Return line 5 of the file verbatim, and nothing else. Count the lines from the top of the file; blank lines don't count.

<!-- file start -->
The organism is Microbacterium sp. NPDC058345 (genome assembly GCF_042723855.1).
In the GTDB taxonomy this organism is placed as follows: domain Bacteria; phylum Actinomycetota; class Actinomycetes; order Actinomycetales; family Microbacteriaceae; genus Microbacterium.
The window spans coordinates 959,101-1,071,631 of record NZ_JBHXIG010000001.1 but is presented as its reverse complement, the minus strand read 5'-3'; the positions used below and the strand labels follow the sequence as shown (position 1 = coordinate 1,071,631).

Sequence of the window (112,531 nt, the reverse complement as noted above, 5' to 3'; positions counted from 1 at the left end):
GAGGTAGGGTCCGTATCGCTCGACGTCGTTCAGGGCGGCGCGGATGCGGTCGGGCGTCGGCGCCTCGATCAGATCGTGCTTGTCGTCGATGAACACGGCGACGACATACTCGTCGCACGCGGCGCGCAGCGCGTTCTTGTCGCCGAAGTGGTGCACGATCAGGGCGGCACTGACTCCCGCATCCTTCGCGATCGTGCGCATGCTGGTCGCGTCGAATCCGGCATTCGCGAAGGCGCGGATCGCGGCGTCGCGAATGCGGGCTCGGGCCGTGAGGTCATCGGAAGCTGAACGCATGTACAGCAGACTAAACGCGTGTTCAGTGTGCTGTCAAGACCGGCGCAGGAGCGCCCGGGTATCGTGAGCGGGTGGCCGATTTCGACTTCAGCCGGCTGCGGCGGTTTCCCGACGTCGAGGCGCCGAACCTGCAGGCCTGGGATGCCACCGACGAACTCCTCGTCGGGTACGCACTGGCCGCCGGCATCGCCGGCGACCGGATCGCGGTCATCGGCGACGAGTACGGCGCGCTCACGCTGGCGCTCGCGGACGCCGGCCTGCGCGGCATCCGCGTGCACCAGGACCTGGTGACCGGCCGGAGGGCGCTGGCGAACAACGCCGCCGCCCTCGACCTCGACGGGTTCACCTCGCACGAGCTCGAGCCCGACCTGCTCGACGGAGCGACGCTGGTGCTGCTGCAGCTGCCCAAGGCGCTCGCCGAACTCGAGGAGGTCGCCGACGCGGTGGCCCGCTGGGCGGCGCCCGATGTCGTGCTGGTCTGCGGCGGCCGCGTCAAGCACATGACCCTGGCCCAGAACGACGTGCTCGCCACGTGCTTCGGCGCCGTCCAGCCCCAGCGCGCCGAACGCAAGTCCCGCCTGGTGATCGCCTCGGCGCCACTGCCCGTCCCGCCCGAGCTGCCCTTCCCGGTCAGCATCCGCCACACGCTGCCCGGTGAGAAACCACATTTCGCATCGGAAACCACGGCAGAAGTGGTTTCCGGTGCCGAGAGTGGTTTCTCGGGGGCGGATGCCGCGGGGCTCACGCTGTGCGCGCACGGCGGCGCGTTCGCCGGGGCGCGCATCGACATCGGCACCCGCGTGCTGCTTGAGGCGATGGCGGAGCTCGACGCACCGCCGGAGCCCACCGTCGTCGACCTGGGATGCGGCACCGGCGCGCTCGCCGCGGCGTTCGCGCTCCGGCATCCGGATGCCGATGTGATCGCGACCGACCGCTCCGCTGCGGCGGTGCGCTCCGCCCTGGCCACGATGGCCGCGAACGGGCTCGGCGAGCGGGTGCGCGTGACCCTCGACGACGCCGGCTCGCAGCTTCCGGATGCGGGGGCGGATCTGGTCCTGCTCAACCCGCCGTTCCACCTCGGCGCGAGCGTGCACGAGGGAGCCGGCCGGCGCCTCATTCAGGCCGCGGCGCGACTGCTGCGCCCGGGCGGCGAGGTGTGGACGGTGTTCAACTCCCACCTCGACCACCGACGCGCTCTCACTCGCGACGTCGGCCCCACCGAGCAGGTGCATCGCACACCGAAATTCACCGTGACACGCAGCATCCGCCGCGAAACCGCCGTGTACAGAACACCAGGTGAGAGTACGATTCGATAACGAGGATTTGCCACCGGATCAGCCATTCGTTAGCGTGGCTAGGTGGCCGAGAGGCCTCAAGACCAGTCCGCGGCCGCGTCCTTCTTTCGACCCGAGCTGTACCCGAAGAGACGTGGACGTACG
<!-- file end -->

GAGGTAGGGTCCGTATCGCTCGACGTCGTTCAGGGCGGCGCGGATGCGGTCGGGCGTCGGCGCCTCGATCAGATCGTGCTTGTCGTCGATGAACACGGCGACGACATACTCGTCGCACGCGGCGCGCAGCGCGTTCTTGTCGCCGAAGTGGTGCACGATCAGGGCGGCACTGACTCCCGCATCCTTCGCGATCGTGCGCATGCTGGTCGCGTCGAATCCGGCATTCGCGAAGGCGCGGATCGCGGCGTCGCGAATGCGGGCTCGGGCCGTGAGGTCATCGGAAGCTGAACGCATGTACAGCAGACTAAACGCGTGTTCAGTGTGCTGTCAAGACCGGCGCAGGAGCGCCCGGGTATCGTGAGCGGGTGGCCGATTTCGACTTCAGCCGGCTGCGGCGGTTTCCCGACGTCGAGGCGCCGAACCTGCAGGCCTGGGATGCCACCGACGAACTCCTCGTCGGGTACGCACTGGCCGCCGGCATCGCCGGCGACCGGATCGCGGTCATCGGCGACGAGTACGGCGCGCTCACGCTGGCGCTCGCGGACGCCGGCCTGCGCGGCATCCGCGTGCACCAGGACCTGGTGACCGGCCGGAGGGCGCTGGCGAACAACGCCGCCGCCCTCGACCTCGACGGGTTCACCTCGCACGAGCTCGAGCCCGACCTGCTCGACGGAGCGACGCTGGTGCTGCTGCAGCTGCCCAAGGCGCTCGCCGAACTCGAGGAGGTCGCCGACGCGGTGGCCCGCTGGGCGGCGCCCGATGTCGTGCTGGTCTGCGGCGGCCGCGTCAAGCACATGACCCTGGCCCAGAACGACGTGCTCGCCACGTGCTTCGGCGCCGTCCAGCCCCAGCGCGCCGAACGCAAGTCCCGCCTGGTGATCGCCTCGGCGCCACTGCCCGTCCCGCCCGAGCTGCCCTTCCCGGTCAGCATCCGCCACACGCTGCCCGGTGAGAAACCACATTTCGCATCGGAAACCACGGCAGAAGTGGTTTCCGGTGCCGAGAGTGGTTTCTCGGGGGCGGATGCCGCGGGGCTCACGCTGTGCGCGCACGGCGGCGCGTTCGCCGGGGCGCGCATCGACATCGGCACCCGCGTGCTGCTTGAGGCGATGGCGGAGCTCGACGCACCGCCGGAGCCCACCGTCGTCGACCTGGGATGCGGCACCGGCGCGCTCGCCGCGGCGTTCGCGCTCCGGCATCCGGATGCCGATGTGATCGCGACCGACCGCTCCGCTGCGGCGGTGCGCTCCGCCCTGGCCACGATGGCCGCGAACGGGCTCGGCGAGCGGGTGCGCGTGACCCTCGACGACGCCGGCTCGCAGCTTCCGGATGCGGGGGCGGATCTGGTCCTGCTCAACCCGCCGTTCCACCTCGGCGCGAGCGTGCACGAGGGAGCCGGCCGGCGCCTCATTCAGGCCGCGGCGCGACTGCTGCGCCCGGGCGGCGAGGTGTGGACGGTGTTCAACTCCCACCTCGACCACCGACGCGCTCTCACTCGCGACGTCGGCCCCACCGAGCAGGTGCATCGCACACCGAAATTCACCGTGACACGCAGCATCCGCCGCGAAACCGCCGTGTACAGAACACCAGGTGAGAGTACGATTCGATAACGAGGATTTGCCACCGGATCAGCCATTCGTTAGCGTGGCTAGGTGGCCGAGAGGCCTCAAGACCAGTCCGCGGCCGCGTCCTTCTTTCGACCCGAGCTGTACCCGAAGAGACGTGGACGTACG